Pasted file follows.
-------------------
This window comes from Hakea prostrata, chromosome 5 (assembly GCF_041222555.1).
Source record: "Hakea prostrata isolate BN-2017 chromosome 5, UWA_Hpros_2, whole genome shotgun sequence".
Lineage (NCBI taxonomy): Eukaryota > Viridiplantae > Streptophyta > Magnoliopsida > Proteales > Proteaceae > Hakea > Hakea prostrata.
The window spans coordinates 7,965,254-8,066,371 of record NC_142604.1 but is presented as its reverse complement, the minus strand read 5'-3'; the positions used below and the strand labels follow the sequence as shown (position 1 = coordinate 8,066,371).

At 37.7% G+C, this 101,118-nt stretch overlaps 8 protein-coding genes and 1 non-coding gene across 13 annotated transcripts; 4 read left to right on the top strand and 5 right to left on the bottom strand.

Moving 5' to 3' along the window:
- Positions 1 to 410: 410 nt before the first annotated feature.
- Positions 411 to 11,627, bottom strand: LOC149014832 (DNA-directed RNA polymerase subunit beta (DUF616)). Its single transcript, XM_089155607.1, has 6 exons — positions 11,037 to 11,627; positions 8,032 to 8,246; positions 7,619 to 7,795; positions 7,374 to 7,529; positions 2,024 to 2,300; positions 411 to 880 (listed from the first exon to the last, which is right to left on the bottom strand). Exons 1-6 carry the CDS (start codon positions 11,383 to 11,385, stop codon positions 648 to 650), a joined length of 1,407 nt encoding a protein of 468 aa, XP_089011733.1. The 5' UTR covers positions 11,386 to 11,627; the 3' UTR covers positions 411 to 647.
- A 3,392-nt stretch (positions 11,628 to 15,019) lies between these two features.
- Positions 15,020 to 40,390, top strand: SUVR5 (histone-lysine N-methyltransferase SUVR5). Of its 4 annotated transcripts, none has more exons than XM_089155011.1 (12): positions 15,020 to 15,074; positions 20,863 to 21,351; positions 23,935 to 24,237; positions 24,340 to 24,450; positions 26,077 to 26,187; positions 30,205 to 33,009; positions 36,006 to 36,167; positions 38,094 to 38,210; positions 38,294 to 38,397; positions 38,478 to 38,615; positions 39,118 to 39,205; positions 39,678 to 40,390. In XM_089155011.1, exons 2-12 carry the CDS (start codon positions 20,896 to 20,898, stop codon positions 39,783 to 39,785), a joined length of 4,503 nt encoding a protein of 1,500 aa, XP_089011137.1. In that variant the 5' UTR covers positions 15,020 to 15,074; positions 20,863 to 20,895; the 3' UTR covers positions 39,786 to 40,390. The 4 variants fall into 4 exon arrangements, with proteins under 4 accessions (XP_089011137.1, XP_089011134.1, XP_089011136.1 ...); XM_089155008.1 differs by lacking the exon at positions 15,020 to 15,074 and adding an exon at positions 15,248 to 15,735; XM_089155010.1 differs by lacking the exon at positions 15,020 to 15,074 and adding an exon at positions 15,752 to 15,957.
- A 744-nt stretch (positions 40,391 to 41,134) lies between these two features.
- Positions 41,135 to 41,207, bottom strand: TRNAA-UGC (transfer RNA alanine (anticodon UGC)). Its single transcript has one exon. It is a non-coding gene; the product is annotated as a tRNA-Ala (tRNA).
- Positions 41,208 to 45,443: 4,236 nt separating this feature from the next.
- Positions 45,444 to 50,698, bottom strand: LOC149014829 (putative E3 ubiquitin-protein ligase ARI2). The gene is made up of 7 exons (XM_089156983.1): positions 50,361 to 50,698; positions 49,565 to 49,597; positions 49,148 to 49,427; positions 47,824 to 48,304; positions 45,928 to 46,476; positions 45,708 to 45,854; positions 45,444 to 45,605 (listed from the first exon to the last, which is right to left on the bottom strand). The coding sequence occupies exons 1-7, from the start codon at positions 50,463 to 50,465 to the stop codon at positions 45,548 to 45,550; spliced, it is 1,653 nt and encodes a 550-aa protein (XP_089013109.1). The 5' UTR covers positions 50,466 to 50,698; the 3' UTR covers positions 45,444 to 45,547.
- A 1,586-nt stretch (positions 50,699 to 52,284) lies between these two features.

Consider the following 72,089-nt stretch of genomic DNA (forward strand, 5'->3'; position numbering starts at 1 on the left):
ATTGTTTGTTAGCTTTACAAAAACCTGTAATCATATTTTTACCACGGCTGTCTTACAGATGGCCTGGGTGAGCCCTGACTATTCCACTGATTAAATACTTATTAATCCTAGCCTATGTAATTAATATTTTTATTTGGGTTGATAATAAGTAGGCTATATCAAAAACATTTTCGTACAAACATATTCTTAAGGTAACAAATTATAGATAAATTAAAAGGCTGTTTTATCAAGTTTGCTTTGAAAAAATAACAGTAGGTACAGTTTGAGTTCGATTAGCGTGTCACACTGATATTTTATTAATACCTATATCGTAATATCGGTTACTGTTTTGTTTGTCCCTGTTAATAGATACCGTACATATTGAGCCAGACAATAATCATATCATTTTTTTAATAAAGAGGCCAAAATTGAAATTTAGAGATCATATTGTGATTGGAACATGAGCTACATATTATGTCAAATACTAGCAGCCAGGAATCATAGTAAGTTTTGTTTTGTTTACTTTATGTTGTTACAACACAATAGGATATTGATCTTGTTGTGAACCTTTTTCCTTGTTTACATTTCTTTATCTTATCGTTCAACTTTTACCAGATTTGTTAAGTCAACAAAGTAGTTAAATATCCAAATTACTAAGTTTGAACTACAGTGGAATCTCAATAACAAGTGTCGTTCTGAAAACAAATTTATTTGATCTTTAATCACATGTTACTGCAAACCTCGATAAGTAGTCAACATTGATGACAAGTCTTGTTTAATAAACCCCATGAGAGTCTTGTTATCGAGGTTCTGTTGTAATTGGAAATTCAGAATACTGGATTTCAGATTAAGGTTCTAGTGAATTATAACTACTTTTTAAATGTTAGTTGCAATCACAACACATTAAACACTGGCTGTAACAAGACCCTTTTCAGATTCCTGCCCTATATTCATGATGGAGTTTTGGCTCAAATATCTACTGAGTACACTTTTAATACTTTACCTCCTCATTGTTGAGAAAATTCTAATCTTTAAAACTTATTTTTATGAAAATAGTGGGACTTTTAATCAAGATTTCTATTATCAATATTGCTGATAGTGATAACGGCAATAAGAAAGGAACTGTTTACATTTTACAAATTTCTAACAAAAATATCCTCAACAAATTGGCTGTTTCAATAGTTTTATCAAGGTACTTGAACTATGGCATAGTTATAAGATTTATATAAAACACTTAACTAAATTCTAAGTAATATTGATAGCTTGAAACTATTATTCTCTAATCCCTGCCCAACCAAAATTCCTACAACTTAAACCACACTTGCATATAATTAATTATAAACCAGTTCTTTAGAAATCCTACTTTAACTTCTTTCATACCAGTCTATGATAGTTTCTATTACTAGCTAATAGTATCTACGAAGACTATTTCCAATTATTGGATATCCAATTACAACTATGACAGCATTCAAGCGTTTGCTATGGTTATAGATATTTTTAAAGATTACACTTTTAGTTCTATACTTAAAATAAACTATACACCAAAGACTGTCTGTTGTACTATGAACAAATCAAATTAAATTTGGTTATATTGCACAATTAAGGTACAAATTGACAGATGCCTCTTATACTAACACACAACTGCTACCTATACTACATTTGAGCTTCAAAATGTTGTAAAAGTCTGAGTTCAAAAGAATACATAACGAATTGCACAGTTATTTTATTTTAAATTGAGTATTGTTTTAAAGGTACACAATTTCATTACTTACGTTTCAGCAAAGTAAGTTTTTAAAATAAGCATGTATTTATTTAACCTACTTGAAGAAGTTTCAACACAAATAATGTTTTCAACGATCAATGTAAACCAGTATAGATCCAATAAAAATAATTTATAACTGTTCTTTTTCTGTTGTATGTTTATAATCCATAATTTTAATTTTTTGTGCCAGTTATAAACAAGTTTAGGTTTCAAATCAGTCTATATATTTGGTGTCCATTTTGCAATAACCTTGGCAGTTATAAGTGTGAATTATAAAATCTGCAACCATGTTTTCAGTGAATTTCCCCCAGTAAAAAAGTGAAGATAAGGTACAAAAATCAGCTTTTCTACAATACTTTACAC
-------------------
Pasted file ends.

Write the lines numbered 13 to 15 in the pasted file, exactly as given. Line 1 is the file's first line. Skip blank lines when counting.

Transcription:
- Positions 41,208 to 45,443: 4,236 nt separating this feature from the next.
- Positions 45,444 to 50,698, bottom strand: LOC149014829 (putative E3 ubiquitin-protein ligase ARI2). The gene is made up of 7 exons (XM_089156983.1): positions 50,361 to 50,698; positions 49,565 to 49,597; positions 49,148 to 49,427; positions 47,824 to 48,304; positions 45,928 to 46,476; positions 45,708 to 45,854; positions 45,444 to 45,605 (listed from the first exon to the last, which is right to left on the bottom strand). The coding sequence occupies exons 1-7, from the start codon at positions 50,463 to 50,465 to the stop codon at positions 45,548 to 45,550; spliced, it is 1,653 nt and encodes a 550-aa protein (XP_089013109.1). The 5' UTR covers positions 50,466 to 50,698; the 3' UTR covers positions 45,444 to 45,547.
- A 1,586-nt stretch (positions 50,699 to 52,284) lies between these two features.